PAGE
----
Citation: Na Han, James Adams, Wei Fang, Si-Qing Liu, Simon Rayner. Investigation of the genotype Ⅲ to genotype Ⅰ shift in Japanese encephalitis virus and the impact on human cases .VIROLOGICA SINICA, 2015, 30(4) : 277-289.  http://dx.doi.org/10.1007/s12250-015-3621-4

Investigation of the genotype Ⅲ to genotype Ⅰ shift in Japanese encephalitis virus and the impact on human cases

  • Japanese encephalitis is a mosquito borne disease and is the leading cause of viral encephalitis in the Asia-Pacific area. The causative agent, Japanese encephalitis virus (JEV) can be phylogenetically classified into five genotypes based on nucleotide sequence. In recent years, genotype I (GI) has displaced genotype III (GIII) as the dominant lineage, but the mechanisms behind this displacement event requires elucidation. In an earlier study, we compared host variation over time between the two genotypes and observed that GI appears to have evolved to achieve more efficient infection in hosts in the replication cycle, with the tradeoff of reduced infectivity in secondary hosts such as humans. To further investigate this phenomenon, we collected JEV surveillance data on human cases and, together with sequence data, and generated genotype/case profiles from seven Asia-Pacific countries and regions to characterize the GI/GIII displacement event. We found that, when comprehensive and consistent vaccination and surveillance data was available, and the GIII to GI shift occurred within a well-defined time period, there was a statistically significant drop in JEV human cases. Our findings provide further support for the argument that GI is less effective in infecting humans, who represent a dead end host. However, experimental investigation is necessary to confirm this hypothesis. The study highlights the value of alternative approaches to investigation of epidemics, as well as the importance of effective data collection for disease surveillance and control.

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    Investigation of the genotype Ⅲ to genotype Ⅰ shift in Japanese encephalitis virus and the impact on human cases

      Corresponding author: Simon Rayner, s.raynere@wh.iov.cn; simon.rayner@medisin.uio.no
    • 1. Department of Medical Genetics, Oslo University Hospital, Oslo 0271, Norway
    • 2. State Key Laboratory of Virology, Wuhan Institute of Virology, Chinese Academy of Sciences, Wuhan
    • 3. State Key Laboratory for Infectious Diseases Prevention and Control, National Institute for Communicable Disease Control and Prevention, Chinese Center for Disease Control and Prevention, Beijing 102206, China
    • 4. Collaborative Innovation Center for Diagnosis and Treatment of Infectious Diseases, Hangzhou 310003, China

    Abstract: Japanese encephalitis is a mosquito borne disease and is the leading cause of viral encephalitis in the Asia-Pacific area. The causative agent, Japanese encephalitis virus (JEV) can be phylogenetically classified into five genotypes based on nucleotide sequence. In recent years, genotype I (GI) has displaced genotype III (GIII) as the dominant lineage, but the mechanisms behind this displacement event requires elucidation. In an earlier study, we compared host variation over time between the two genotypes and observed that GI appears to have evolved to achieve more efficient infection in hosts in the replication cycle, with the tradeoff of reduced infectivity in secondary hosts such as humans. To further investigate this phenomenon, we collected JEV surveillance data on human cases and, together with sequence data, and generated genotype/case profiles from seven Asia-Pacific countries and regions to characterize the GI/GIII displacement event. We found that, when comprehensive and consistent vaccination and surveillance data was available, and the GIII to GI shift occurred within a well-defined time period, there was a statistically significant drop in JEV human cases. Our findings provide further support for the argument that GI is less effective in infecting humans, who represent a dead end host. However, experimental investigation is necessary to confirm this hypothesis. The study highlights the value of alternative approaches to investigation of epidemics, as well as the importance of effective data collection for disease surveillance and control.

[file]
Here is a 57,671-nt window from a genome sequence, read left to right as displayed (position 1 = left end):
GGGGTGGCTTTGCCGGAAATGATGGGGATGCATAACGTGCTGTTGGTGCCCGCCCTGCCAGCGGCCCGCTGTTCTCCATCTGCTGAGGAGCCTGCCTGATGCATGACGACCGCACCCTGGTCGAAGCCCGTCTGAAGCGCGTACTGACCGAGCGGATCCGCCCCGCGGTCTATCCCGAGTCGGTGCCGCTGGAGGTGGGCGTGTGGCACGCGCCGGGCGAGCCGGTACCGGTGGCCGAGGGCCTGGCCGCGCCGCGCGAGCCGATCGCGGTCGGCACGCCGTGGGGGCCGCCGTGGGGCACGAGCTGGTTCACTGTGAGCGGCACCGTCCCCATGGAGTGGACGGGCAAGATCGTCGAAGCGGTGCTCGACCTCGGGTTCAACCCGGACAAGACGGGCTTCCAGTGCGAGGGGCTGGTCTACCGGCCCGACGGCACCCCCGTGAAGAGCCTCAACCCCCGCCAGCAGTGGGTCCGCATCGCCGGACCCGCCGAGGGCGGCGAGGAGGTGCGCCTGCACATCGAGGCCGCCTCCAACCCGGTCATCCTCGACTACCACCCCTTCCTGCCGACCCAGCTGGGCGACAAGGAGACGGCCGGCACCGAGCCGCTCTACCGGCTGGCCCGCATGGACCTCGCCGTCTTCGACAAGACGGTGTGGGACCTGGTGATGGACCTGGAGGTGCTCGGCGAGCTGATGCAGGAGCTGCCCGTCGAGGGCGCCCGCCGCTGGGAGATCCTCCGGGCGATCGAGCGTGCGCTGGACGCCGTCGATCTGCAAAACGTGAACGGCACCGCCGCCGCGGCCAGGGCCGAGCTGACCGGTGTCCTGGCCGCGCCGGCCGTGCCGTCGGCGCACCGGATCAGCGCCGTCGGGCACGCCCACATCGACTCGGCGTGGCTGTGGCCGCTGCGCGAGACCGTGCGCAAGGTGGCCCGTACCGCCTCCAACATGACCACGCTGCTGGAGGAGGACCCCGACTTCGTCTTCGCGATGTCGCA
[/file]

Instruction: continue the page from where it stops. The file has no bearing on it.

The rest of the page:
• Japanese encephalitis is a mosquito borne disease and is the leading cause of viral encephalitis in the Asia-Pacific area, with annual cases recently estimated to be ~68, 000 with a 10% to 15% mortality rate (Tsai, 2000; Campbell et al., 2011). JEV is transmitted in a zoonotic cycle, with mosquitoes transmitting the virus through bites, and wading birds and pigs serving as primary wild and domestic amplifying hosts respectively. Phylogenetic investigations of sequences from isolates indicate the presence of five genotypes, GⅠ to GⅤ, with the majority of cases associated with GⅠ and GⅢ. Until the 1990s, G Ⅲ was the dominant genotype associated with outbreaks and other genotypes only occurred sporadically. However, in the last 20 years, evidence indicates that GⅠ has almost completely displaced GⅢ in all regions and is now the dominant genotype.